Government backing is helping to boost the Australian and New Zealand facilities management (FM) market, according to new research from Frost & Sullivan.
Consumers have become more discerning and their preferences are constantly evolving, not only due to Australia’s and New Zealand’s positive economic conditions, but also due to the growth in the construction sector. Consumer choices regarding the outsourcing of FM in Australia and New Zealand are based on diverse factors such as regulations and costs.
New analysis from Frost & Sullivan, IFM Market in Australia and New Zealand, finds that the market earned revenues of $5.14 billion in 2009 and is likely to reach $7.87 billion in 2016 in Australia; in New Zealand, it was $1.22 billion in 2009 and is likely to reach $1.66 billion in 2016.
The FM markets in both countries have the strong backing of their governments and regulatory agencies. The efforts of bodies such as the Property Council of Australia have made the country one of the most sophisticated property sectors in the world, creating a plethora of opportunities for FM vendors.
Meanwhile, in New Zealand, green facilities management (GFM) has been garnering considerable attention due to its cost- and energy-saving features, gaining long-term investment potential.
End users in both countries prefer outsourcing GFM due to the high starting costs, which can be lowered by FM companies. Moreover, these companies can provide consultations on the better utilisation of GFM systems in different facilities.
“In Australia, the education and commercial office sectors remain the key outsourcing sectors for the FM market,” says Frost & Sullivan associate Janice Wung. “In New Zealand, the growth in the construction sector due to an increase in the number of buildings and the availability of advanced technology has stimulated the FM market.”
However, the constructions sector’s constant issues with the FM market, the economic slowdown, and the lack of qualified facility managers and skills development are restraining the Australian FM industry. The situation is similar in New Zealand, although the country has fewer regulatory hassles.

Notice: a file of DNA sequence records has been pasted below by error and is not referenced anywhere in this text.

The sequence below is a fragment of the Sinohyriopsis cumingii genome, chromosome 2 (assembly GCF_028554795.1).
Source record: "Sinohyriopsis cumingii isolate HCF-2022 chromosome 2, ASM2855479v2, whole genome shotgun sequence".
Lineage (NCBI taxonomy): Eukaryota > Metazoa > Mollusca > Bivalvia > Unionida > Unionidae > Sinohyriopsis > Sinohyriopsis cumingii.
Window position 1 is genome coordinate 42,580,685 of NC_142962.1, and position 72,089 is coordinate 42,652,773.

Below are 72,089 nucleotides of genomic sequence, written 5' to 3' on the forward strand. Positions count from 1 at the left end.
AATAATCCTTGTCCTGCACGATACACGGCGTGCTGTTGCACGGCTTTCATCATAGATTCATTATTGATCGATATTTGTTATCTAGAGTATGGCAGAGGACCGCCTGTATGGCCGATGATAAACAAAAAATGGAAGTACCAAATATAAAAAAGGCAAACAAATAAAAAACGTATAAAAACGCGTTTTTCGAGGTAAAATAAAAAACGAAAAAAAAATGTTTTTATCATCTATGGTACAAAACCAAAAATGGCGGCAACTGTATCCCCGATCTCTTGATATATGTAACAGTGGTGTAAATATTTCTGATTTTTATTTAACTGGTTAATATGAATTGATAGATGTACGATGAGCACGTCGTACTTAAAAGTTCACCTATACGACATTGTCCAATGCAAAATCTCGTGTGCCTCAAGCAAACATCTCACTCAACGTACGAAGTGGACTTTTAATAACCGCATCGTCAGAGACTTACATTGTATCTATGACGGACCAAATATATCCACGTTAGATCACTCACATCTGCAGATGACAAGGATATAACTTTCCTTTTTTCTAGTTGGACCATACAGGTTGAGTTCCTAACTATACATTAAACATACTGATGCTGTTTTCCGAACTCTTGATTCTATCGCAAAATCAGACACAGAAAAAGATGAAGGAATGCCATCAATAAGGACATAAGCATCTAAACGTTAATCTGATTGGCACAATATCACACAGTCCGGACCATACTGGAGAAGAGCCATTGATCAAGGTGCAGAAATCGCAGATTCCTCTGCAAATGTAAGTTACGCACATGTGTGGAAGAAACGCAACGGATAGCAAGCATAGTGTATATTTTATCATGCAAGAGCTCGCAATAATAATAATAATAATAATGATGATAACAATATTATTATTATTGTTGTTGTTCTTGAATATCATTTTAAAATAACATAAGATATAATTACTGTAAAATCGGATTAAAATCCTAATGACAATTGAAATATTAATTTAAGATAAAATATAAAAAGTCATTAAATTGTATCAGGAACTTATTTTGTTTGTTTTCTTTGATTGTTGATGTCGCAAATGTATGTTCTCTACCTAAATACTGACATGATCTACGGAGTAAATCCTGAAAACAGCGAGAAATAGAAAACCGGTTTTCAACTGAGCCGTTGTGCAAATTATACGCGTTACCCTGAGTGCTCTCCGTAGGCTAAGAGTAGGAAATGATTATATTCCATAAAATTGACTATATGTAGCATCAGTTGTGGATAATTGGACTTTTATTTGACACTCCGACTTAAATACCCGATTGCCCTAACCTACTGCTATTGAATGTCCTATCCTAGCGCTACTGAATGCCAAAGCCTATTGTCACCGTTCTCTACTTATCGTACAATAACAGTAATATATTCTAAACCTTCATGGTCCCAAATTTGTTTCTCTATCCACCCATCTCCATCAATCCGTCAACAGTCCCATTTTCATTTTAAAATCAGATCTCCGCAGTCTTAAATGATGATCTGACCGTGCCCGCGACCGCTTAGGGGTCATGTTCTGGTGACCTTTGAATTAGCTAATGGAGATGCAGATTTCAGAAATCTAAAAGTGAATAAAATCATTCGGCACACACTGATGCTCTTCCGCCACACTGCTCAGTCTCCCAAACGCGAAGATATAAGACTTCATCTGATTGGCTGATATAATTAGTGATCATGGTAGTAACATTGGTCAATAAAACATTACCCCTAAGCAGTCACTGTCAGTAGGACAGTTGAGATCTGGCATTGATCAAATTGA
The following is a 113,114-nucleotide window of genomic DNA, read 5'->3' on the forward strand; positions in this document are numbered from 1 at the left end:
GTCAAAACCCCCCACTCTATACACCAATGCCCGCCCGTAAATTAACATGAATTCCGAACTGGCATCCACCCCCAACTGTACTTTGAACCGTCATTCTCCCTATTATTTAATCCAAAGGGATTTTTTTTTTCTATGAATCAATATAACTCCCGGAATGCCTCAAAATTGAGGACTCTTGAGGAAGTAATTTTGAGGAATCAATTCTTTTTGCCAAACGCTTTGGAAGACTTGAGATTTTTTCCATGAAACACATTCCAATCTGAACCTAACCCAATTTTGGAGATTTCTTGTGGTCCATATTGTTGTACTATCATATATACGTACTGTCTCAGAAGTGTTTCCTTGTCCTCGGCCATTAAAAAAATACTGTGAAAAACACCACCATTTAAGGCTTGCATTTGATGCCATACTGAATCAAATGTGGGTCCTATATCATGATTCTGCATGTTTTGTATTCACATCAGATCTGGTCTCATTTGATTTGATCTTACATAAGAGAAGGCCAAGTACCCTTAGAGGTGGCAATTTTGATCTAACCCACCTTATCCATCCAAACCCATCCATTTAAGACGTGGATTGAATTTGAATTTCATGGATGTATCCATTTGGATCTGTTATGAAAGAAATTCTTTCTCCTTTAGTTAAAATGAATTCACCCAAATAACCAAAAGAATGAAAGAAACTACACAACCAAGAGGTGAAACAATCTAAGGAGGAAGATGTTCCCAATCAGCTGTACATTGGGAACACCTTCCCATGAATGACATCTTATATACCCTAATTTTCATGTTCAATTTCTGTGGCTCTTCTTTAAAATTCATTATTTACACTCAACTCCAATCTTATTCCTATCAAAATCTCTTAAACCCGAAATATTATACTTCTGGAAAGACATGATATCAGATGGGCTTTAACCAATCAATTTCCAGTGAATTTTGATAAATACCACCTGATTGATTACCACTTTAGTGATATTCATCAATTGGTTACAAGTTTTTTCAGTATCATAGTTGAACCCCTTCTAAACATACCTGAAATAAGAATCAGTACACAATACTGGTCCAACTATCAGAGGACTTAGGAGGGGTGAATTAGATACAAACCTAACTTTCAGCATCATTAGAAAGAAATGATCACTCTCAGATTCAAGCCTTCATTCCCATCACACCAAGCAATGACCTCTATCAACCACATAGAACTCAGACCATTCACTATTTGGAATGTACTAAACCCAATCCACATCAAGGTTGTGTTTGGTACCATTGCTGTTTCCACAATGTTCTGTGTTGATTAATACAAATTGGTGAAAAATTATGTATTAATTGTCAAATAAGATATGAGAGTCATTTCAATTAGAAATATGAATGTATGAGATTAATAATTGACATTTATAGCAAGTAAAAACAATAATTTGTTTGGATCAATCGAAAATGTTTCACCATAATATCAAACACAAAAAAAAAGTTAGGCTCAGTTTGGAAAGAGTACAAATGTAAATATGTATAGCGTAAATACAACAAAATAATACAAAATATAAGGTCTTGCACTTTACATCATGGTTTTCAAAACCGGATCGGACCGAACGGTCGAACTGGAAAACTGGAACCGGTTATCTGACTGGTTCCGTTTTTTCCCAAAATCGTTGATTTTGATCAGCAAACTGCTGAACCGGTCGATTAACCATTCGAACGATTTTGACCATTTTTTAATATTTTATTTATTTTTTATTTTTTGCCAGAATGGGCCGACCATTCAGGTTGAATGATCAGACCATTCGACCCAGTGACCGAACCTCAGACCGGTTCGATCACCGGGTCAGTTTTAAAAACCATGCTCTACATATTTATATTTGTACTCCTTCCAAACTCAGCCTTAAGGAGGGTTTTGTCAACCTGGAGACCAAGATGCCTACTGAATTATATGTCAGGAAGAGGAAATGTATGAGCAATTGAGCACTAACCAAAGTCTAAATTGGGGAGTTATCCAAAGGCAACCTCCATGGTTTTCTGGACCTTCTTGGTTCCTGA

The proliferation of applications has compelled participants to equip their personnel with the required technology skills so that they do not become obsolete. Unlike neighboring countries, there are limited specialised FM courses in New Zealand and the awareness about the service is generally limited to property managers. This makes it difficult to recruit the right candidates.
In Australia, all building industry stakeholders such as contractors, architects, developers, building owners, and facility managers have to collaborate to bolster the FM market. It is essential to ensure that all parties interested in advancing any area that applies to construction, property ownership, or facility management concur on a single agenda, as it will create a powerhouse for addressing their vital issues.
The New Zealand market’s prospects are bright, as it is bound to expand with higher demand from end users and the passing of favorable regulations.
“The requirements of a facilities manager are not commonly standardised and certified in New Zealand due to the lack of an accreditation body for the FM,” notes Wung. “The formation of Facilities Management Association New Zealand (FMANZ) speeds up the growth of this market and sets up a benchmark for FM practices in the country.”